Pont Levant de la Rue de Crimee

This was the first ever lift bridge in Paris and only the third to be built in France that was a major engineering feat of its time when it was constructed in 1885, and now classified as a historical monument in Paris, you can find the Pont Levant de la Rue de Crimee going over the Canal de l’Ourcq by the Bassin de la Villette, and still in full operation today, this hydraulic lift bridge still manages around 9000 operations every year.

A bit of history

The Canal de l’Ourcq was constructed during the reign of Napoleon Bonaparte, yet was not finished until after the fall of the empire, and originally there was a wooden bridge put in place in 1808 between the Port de la Villette, which is also known as the Bassin de la Villette, and the start of the canal.
Pont Levant de la Rue de Crimee over Canal de l’Ourcq
However, this bridge was replaced by a wooden drawbridge, but along with numerous buildings and warehouses, it was burned and destroyed in 1870 during the Paris Commune.

And it was then replaced by a metal swing bridge, but the canal and the port was widened to allow larger cargo vessels to navigate the canal, and a new road was created from one side of the Canal de l’Ourcq to the other called the Rue de Crimee.

So the bridge was replaced with a lift bridge, which was designed by Felix Eugene Edmond Humblot along with the engineer L le Chatelier and it was inaugurated in the August of 1885 with a full name of Pont Levant de la Rue de Crimee.

About the Pont Levant de la Rue de Crimee

The Pont Levant de la Rue de Crimee is a hydraulic lift bridge that had its workings hidden within the sewers and utilised the pressurised water from the canal in order to make its lift and descent, which allowed passage for steamers and other canal barges on the waterway.

Now this lift bridge has been working continuously from 1885, and was classified as an historical monument in Paris by formal decree in 1993, however by 2010 ,being the only remaining lift bridge in Paris, it was showing major signs of wear and tear and needed to be closed temporarily for several repairs, including to make it more economical and safer to operate.

Due to corrosion, the steel deck was replaced, the moving parts including the lift mechanism were completely overhauled and refurbished, and the hydraulic system located in the sewers was modernised, so that it did not need to rely on the water system for its operation.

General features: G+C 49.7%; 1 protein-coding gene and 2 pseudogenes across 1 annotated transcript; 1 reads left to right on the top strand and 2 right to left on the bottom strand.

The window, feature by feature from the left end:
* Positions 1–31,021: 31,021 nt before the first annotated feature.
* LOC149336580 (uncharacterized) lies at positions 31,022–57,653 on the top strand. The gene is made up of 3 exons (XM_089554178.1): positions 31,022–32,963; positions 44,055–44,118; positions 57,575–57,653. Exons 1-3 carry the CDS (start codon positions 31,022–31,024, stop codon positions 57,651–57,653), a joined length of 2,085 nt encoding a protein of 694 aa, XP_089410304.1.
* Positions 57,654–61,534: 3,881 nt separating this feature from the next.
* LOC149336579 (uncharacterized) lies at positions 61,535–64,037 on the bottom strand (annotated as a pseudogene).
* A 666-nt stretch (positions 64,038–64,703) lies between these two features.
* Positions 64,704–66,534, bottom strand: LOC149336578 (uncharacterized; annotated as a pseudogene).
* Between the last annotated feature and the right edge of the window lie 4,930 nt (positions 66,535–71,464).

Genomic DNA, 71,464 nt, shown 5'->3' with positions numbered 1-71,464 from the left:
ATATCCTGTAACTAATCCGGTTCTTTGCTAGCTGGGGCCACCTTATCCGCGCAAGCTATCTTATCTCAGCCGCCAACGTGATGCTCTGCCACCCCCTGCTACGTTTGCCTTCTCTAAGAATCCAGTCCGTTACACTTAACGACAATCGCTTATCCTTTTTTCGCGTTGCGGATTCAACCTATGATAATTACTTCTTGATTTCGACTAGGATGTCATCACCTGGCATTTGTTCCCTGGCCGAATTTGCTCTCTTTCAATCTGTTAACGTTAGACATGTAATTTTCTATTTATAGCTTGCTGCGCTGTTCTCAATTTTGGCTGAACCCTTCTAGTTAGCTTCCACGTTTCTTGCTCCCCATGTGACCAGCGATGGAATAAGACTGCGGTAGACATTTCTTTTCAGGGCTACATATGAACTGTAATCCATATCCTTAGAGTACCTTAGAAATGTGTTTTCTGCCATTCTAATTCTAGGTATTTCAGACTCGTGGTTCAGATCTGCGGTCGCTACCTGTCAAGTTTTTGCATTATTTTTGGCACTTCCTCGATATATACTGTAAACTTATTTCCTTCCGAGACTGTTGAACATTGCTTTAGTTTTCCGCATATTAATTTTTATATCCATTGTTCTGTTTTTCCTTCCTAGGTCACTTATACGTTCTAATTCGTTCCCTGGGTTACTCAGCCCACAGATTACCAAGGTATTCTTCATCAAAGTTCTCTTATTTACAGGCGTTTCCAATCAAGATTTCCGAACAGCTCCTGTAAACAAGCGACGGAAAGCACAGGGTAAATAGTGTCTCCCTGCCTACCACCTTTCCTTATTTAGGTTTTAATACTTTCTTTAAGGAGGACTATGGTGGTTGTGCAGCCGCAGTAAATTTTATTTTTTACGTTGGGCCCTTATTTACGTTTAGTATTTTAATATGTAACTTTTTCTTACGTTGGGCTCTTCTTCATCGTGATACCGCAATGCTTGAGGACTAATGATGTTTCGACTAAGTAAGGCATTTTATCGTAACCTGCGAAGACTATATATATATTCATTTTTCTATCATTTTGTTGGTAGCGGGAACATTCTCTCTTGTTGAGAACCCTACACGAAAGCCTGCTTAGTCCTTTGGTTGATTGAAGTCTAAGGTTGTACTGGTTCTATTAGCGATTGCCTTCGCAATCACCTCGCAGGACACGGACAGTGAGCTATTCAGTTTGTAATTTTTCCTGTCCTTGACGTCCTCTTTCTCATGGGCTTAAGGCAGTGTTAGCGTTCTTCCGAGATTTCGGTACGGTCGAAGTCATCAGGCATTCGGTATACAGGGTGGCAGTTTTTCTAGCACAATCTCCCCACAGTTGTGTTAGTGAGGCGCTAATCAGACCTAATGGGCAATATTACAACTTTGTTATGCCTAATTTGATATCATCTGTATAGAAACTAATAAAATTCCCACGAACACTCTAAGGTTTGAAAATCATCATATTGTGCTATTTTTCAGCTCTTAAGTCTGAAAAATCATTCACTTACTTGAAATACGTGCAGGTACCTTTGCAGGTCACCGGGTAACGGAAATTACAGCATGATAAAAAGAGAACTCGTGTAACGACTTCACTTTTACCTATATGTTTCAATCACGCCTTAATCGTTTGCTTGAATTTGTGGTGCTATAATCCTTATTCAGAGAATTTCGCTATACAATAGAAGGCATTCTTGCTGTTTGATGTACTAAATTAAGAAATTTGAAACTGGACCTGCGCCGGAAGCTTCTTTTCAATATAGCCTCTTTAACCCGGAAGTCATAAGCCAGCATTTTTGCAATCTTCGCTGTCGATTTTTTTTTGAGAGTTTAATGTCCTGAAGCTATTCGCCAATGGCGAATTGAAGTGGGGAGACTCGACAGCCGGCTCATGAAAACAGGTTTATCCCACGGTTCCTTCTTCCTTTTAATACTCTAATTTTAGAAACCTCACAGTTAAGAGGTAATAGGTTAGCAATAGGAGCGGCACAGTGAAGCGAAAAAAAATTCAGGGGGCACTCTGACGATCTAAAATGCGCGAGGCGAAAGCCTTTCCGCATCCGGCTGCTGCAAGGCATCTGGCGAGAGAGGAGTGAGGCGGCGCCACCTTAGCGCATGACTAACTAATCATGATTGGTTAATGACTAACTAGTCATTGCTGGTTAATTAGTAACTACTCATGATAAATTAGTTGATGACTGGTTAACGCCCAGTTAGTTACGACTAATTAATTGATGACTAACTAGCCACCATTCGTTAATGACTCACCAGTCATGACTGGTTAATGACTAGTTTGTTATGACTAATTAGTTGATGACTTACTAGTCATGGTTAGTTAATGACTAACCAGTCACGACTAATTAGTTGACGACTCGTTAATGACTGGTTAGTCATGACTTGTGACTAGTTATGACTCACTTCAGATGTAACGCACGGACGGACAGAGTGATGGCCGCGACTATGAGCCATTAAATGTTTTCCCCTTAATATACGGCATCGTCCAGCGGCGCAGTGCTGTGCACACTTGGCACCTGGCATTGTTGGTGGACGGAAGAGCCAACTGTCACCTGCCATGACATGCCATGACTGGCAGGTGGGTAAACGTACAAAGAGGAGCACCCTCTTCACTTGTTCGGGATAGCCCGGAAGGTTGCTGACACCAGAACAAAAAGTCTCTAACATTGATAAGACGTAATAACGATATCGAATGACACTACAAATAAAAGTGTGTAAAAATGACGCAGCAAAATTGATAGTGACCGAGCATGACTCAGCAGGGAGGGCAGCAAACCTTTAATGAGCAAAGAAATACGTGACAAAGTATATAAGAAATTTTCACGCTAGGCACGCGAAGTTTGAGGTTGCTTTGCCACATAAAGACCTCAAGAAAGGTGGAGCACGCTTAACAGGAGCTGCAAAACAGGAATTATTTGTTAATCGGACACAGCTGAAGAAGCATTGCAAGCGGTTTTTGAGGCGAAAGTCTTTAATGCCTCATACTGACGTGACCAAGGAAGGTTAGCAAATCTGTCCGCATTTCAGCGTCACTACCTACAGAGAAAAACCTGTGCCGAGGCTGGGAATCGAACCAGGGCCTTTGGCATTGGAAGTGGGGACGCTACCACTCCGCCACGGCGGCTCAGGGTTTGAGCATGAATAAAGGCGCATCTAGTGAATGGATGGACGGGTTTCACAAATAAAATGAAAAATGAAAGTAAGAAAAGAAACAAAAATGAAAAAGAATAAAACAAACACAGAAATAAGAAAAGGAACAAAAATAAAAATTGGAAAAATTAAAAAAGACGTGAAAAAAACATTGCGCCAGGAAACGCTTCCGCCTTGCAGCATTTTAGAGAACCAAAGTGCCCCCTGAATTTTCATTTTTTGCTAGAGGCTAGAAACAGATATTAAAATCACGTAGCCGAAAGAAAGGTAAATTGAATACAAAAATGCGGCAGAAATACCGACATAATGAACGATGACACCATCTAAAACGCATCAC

In fact, the Pont Levant de la Rue de Crimee is now controlled remotely from the control room at the Ecluse du Pont de Flandre, which is the first lock on the Canal Saint-Denis.
Pulley Wheel on Pont Levant de la Rue de Crimee
Pont Levant de la Rue de Crimee in its lifted position
Even though the bridge has been modernised and there are automatic barriers that go down on the road either side when the bridge is required to lift, you can still get to see the original working parts including the wheels where the cables go round to support the bridge when it has been lifted.

You will find that the length of time the Pont Levant de la Rue de Crimee stays up does depend upon what needs to pass between the Bassin de la Villette and the Canal de l’Ourcq, yet there is now a footbridge next to this, so that pedestrians can still get from one side to the other without having to wait.

Although, this fascinating and unique bit of history in Paris is well worth seeing in operation, which happens approximately 9000 times per year, and you can also get to see this if you are on one of the canal cruises with companies such as Canauxrama or Paris Canal, who also provide cruises on the Canal Saint-Martin, etc.
Pont Levant de la Rue de Crimee in its down position

Visiting the Pont Levant de la Rue de Crimee

Sometimes still referred to as just the Pont de Crimee, this bridge takes its name from the road that travels over the Canal de l’Ourcq at the intersection with the Bassin de la Villette in the 19th Arrondissement.

You will find that the Pont Levant de la Rue de Crimee goes from the Quai de l’Oise to the Quai de la Marne, and the nearest Metro stations are the Crimee and Riquet stops serving line 7 on one side, along with the Ourcq and Laumiere stops serving line 5 on the opposite side or the canal.

However, the Bus Lines 54 and 60 along with the Noctilien Line N42, which is the Night Bus Service that runs when the day time buses and the Metro have stopped working for the early hours, and these lines are the closest to this historical bridge in Paris.